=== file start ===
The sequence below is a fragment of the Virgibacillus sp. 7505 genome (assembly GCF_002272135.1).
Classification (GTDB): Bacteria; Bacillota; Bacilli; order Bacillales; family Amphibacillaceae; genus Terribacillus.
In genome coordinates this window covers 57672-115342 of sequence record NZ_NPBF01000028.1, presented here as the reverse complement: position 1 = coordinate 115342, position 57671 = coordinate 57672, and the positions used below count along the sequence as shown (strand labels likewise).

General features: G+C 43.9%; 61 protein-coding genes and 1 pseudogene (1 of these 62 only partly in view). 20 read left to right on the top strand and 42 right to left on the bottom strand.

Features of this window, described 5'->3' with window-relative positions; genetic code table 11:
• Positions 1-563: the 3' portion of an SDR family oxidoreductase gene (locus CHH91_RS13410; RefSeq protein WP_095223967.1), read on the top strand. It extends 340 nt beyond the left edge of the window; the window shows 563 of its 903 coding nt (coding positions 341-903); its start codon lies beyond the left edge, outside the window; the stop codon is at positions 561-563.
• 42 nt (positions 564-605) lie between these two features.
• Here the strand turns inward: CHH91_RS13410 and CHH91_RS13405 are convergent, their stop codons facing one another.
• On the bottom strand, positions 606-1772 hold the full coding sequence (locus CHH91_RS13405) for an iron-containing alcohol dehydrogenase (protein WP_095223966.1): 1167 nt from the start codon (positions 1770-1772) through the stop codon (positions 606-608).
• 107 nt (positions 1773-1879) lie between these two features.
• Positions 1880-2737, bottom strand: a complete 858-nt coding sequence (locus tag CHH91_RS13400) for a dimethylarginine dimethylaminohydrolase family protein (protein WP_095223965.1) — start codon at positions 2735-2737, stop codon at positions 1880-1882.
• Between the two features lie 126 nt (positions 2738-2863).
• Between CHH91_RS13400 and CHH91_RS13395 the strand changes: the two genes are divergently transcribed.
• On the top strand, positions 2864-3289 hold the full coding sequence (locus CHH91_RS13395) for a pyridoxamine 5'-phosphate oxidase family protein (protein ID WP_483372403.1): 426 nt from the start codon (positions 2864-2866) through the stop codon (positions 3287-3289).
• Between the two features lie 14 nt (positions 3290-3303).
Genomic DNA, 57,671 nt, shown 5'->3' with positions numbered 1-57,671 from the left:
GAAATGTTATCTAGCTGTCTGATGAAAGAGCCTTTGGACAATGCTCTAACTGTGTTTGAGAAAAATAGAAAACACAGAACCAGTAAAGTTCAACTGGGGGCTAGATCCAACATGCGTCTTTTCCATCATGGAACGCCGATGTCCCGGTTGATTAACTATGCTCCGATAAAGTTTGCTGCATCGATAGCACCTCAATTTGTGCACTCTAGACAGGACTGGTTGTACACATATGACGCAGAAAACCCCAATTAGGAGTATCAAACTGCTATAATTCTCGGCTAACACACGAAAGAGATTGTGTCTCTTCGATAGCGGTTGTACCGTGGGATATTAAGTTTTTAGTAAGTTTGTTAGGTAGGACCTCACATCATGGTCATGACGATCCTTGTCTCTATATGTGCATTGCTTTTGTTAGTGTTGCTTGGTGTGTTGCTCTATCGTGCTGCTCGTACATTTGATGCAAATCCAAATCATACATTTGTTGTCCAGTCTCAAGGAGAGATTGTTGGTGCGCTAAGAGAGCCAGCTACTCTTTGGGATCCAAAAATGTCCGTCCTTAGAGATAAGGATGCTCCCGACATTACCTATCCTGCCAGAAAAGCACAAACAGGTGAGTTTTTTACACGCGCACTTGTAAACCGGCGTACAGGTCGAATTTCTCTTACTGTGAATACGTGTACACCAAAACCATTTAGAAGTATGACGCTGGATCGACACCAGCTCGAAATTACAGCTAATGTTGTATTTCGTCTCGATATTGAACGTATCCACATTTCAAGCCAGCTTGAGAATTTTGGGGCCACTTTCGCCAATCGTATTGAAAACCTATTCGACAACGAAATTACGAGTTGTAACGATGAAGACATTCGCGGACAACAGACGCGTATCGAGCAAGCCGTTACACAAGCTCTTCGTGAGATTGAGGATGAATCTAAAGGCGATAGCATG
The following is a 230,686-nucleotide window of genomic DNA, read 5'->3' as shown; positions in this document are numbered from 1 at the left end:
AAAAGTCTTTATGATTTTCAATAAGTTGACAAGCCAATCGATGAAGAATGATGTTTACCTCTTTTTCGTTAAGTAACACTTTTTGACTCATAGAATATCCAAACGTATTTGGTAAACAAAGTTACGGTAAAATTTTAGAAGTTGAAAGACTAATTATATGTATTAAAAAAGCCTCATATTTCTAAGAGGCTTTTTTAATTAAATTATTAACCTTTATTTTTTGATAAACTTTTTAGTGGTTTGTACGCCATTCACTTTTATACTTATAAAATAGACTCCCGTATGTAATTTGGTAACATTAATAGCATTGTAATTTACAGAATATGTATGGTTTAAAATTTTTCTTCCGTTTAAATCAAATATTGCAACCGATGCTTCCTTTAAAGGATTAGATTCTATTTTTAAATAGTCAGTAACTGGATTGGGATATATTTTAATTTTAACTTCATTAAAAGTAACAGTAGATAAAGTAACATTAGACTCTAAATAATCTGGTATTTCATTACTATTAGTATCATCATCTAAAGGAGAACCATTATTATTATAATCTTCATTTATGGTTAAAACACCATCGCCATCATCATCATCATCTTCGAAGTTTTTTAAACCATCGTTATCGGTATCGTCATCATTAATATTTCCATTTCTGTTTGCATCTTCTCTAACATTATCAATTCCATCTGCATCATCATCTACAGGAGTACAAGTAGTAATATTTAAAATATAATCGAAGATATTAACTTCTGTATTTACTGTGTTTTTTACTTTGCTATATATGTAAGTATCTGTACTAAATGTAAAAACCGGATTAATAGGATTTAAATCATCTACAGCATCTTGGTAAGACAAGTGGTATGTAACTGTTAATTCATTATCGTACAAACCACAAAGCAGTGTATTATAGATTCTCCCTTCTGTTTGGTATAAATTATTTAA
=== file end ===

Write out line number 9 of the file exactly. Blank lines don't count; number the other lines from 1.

• On the bottom strand, positions 606-1772 hold the full coding sequence (locus CHH91_RS13405) for an iron-containing alcohol dehydrogenase (protein WP_095223966.1): 1167 nt from the start codon (positions 1770-1772) through the stop codon (positions 606-608).